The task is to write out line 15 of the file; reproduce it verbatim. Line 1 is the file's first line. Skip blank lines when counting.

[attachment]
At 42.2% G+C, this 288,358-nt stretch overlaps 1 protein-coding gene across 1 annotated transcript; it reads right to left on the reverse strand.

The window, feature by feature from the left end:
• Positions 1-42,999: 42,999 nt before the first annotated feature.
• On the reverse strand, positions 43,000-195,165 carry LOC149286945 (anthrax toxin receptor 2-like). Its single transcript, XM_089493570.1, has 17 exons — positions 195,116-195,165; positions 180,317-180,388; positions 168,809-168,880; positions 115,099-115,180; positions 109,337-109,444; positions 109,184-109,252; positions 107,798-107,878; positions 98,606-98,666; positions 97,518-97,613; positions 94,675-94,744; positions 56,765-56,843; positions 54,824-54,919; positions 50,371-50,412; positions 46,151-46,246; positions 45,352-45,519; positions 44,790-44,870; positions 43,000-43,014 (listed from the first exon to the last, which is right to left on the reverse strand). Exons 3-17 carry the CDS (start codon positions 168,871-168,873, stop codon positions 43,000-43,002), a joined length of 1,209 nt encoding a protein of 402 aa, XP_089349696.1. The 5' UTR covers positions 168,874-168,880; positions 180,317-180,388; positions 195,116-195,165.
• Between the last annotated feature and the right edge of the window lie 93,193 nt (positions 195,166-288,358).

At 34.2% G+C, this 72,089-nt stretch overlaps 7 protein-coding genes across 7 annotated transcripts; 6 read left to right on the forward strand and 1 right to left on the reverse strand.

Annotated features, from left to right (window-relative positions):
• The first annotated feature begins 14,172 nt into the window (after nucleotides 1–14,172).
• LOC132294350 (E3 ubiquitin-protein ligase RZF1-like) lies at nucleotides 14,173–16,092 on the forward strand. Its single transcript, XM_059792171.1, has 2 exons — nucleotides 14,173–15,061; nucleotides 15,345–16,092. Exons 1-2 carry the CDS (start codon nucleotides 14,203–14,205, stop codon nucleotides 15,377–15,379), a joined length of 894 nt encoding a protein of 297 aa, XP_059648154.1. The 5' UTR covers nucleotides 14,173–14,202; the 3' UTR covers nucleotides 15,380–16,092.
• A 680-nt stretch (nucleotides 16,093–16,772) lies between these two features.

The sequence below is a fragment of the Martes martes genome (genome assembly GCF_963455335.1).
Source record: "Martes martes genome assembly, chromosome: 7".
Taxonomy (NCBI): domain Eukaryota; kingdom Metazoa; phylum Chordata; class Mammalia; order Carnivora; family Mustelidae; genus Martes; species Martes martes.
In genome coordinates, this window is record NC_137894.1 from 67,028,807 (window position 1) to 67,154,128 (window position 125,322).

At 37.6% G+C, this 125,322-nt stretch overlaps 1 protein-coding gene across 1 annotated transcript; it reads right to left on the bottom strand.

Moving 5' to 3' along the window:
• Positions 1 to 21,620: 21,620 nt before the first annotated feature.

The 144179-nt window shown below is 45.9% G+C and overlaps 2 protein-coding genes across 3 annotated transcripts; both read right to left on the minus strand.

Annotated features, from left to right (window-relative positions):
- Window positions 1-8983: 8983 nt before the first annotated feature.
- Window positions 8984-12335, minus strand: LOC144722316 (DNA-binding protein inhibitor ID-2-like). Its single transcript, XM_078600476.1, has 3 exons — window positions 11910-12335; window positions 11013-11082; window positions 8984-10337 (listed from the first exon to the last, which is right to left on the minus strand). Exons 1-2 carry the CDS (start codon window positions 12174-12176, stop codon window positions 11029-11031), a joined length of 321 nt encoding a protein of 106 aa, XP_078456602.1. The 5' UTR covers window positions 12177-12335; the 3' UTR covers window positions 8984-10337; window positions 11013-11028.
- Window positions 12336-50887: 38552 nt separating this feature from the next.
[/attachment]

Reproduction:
At 37.6% G+C, this 125,322-nt stretch overlaps 1 protein-coding gene across 1 annotated transcript; it reads right to left on the bottom strand.